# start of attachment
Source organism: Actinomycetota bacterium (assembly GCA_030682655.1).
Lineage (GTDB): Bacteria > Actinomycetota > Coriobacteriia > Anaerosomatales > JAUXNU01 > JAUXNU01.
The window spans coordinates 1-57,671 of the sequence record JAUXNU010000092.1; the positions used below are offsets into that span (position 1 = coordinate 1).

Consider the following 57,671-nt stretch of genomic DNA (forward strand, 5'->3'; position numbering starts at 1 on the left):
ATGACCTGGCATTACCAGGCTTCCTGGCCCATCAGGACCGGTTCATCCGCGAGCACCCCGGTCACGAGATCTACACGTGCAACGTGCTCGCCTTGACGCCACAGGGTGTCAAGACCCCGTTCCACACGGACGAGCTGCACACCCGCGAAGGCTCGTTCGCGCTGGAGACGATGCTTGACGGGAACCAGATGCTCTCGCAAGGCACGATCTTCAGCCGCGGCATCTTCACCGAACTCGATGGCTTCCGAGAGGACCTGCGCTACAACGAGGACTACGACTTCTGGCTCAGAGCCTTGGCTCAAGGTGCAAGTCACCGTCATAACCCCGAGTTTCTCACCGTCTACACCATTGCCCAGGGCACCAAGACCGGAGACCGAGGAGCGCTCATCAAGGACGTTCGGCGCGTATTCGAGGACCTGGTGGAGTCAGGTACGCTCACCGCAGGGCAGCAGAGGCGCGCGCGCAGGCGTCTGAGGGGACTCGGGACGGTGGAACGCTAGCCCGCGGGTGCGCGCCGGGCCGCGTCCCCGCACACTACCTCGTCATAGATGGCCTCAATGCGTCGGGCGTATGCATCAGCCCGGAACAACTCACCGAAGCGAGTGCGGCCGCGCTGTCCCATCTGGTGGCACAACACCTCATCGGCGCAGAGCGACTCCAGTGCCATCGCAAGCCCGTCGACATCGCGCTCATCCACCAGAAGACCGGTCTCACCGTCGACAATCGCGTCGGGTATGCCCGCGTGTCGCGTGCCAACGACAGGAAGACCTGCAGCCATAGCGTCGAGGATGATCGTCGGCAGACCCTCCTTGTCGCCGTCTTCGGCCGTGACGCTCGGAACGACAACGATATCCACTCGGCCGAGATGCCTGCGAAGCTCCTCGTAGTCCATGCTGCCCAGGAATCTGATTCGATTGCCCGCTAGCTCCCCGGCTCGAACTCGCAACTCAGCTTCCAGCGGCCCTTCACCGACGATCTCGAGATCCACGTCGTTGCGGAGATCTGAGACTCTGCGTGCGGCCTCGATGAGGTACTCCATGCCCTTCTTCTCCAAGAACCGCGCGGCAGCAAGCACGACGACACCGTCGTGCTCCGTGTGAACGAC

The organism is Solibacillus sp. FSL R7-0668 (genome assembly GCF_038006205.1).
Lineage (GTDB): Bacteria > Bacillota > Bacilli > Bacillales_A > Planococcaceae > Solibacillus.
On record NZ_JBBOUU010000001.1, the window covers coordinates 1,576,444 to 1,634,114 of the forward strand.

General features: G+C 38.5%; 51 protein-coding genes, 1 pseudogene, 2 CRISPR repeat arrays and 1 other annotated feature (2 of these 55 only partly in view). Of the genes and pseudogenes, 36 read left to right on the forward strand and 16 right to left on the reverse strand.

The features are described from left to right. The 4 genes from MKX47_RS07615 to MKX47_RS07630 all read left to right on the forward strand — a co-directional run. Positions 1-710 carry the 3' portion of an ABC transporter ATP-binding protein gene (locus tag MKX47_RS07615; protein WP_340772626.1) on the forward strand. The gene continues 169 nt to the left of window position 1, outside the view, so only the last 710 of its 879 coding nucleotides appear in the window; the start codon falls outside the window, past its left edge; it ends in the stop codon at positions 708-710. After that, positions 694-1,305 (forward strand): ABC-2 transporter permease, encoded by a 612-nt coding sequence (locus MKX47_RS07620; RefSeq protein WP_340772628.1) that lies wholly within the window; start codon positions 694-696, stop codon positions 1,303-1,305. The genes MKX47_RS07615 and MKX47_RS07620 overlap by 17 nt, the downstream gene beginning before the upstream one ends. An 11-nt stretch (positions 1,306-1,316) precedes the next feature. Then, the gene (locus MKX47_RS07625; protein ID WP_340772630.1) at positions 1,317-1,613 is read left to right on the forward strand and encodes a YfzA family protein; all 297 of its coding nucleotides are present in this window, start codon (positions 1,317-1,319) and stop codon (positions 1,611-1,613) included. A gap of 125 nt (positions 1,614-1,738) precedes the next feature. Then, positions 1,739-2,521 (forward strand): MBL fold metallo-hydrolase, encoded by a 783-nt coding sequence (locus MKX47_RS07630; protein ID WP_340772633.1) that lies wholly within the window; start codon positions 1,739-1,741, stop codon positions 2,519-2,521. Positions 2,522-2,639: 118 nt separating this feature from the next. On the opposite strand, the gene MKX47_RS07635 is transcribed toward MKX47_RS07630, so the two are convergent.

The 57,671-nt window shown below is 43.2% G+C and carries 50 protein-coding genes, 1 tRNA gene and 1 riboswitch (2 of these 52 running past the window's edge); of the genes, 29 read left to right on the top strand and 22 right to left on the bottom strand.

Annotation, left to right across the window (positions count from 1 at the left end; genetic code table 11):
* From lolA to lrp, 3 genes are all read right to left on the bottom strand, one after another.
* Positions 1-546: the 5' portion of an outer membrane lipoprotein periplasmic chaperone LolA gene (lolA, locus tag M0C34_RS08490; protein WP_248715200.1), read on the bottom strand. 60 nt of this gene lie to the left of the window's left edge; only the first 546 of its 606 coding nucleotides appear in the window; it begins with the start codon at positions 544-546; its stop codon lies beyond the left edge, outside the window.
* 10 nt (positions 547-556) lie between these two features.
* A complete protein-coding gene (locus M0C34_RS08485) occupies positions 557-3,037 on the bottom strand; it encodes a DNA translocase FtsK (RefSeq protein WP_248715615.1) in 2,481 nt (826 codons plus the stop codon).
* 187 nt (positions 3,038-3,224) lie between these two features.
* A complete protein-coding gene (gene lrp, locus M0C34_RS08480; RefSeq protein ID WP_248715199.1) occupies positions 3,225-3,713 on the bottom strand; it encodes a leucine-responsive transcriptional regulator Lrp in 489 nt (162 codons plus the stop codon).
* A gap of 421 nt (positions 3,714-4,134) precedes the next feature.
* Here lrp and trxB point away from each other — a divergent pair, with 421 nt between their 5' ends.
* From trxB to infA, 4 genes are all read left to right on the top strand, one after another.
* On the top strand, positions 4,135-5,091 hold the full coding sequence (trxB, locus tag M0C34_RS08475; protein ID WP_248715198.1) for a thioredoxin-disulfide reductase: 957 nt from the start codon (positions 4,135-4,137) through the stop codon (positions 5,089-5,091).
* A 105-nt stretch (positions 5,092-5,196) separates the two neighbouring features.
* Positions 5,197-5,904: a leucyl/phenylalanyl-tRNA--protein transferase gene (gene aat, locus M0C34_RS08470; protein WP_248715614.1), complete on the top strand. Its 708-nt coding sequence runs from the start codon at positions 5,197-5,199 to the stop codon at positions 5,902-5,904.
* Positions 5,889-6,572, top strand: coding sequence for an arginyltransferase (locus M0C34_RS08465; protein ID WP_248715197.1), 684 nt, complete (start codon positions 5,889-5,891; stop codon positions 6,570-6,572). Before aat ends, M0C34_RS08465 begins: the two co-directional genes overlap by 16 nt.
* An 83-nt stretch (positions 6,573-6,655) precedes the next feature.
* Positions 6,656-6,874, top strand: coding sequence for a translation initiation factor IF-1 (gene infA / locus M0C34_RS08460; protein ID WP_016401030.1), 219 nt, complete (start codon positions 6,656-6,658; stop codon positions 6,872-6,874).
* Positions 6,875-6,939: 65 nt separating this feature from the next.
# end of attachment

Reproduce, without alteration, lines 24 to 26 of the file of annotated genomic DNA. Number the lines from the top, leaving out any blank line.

* Positions 5,197-5,904: a leucyl/phenylalanyl-tRNA--protein transferase gene (gene aat, locus M0C34_RS08470; protein WP_248715614.1), complete on the top strand. Its 708-nt coding sequence runs from the start codon at positions 5,197-5,199 to the stop codon at positions 5,902-5,904.
* Positions 5,889-6,572, top strand: coding sequence for an arginyltransferase (locus M0C34_RS08465; protein ID WP_248715197.1), 684 nt, complete (start codon positions 5,889-5,891; stop codon positions 6,570-6,572). Before aat ends, M0C34_RS08465 begins: the two co-directional genes overlap by 16 nt.
* An 83-nt stretch (positions 6,573-6,655) precedes the next feature.